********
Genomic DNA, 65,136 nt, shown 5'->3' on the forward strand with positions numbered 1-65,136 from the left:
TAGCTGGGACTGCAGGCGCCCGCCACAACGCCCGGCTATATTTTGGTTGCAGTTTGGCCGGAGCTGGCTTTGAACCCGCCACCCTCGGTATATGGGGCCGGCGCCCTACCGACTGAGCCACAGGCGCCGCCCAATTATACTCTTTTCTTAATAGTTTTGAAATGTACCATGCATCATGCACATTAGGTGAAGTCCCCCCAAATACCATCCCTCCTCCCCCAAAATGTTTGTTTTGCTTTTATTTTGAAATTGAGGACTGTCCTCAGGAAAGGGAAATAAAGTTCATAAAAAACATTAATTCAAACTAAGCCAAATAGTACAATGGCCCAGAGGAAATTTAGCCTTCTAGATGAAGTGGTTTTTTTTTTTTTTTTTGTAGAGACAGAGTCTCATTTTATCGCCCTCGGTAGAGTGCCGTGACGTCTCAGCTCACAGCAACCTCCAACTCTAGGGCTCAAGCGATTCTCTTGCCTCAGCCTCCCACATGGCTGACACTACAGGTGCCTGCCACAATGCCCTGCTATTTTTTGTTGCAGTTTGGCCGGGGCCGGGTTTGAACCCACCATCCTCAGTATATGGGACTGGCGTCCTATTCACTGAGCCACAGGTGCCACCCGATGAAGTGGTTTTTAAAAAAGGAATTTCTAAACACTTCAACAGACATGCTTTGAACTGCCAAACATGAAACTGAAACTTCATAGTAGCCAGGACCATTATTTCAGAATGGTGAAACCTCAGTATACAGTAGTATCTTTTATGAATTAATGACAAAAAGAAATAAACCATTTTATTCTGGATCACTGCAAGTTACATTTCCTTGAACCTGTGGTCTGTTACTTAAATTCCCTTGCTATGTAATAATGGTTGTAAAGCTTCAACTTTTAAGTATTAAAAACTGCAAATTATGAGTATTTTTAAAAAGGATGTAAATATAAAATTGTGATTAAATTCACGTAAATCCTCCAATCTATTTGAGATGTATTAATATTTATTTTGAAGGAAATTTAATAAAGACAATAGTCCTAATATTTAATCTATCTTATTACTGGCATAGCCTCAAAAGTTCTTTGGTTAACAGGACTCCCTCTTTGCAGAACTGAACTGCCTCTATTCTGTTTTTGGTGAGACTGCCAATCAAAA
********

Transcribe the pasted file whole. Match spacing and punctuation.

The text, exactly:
Genomic DNA, 65,136 nt, shown 5'->3' on the forward strand with positions numbered 1-65,136 from the left:
TAGCTGGGACTGCAGGCGCCCGCCACAACGCCCGGCTATATTTTGGTTGCAGTTTGGCCGGAGCTGGCTTTGAACCCGCCACCCTCGGTATATGGGGCCGGCGCCCTACCGACTGAGCCACAGGCGCCGCCCAATTATACTCTTTTCTTAATAGTTTTGAAATGTACCATGCATCATGCACATTAGGTGAAGTCCCCCCAAATACCATCCCTCCTCCCCCAAAATGTTTGTTTTGCTTTTATTTTGAAATTGAGGACTGTCCTCAGGAAAGGGAAATAAAGTTCATAAAAAACATTAATTCAAACTAAGCCAAATAGTACAATGGCCCAGAGGAAATTTAGCCTTCTAGATGAAGTGGTTTTTTTTTTTTTTTTTGTAGAGACAGAGTCTCATTTTATCGCCCTCGGTAGAGTGCCGTGACGTCTCAGCTCACAGCAACCTCCAACTCTAGGGCTCAAGCGATTCTCTTGCCTCAGCCTCCCACATGGCTGACACTACAGGTGCCTGCCACAATGCCCTGCTATTTTTTGTTGCAGTTTGGCCGGGGCCGGGTTTGAACCCACCATCCTCAGTATATGGGACTGGCGTCCTATTCACTGAGCCACAGGTGCCACCCGATGAAGTGGTTTTTAAAAAAGGAATTTCTAAACACTTCAACAGACATGCTTTGAACTGCCAAACATGAAACTGAAACTTCATAGTAGCCAGGACCATTATTTCAGAATGGTGAAACCTCAGTATACAGTAGTATCTTTTATGAATTAATGACAAAAAGAAATAAACCATTTTATTCTGGATCACTGCAAGTTACATTTCCTTGAACCTGTGGTCTGTTACTTAAATTCCCTTGCTATGTAATAATGGTTGTAAAGCTTCAACTTTTAAGTATTAAAAACTGCAAATTATGAGTATTTTTAAAAAGGATGTAAATATAAAATTGTGATTAAATTCACGTAAATCCTCCAATCTATTTGAGATGTATTAATATTTATTTTGAAGGAAATTTAATAAAGACAATAGTCCTAATATTTAATCTATCTTATTACTGGCATAGCCTCAAAAGTTCTTTGGTTAACAGGACTCCCTCTTTGCAGAACTGAACTGCCTCTATTCTGTTTTTGGTGAGACTGCCAATCAAAA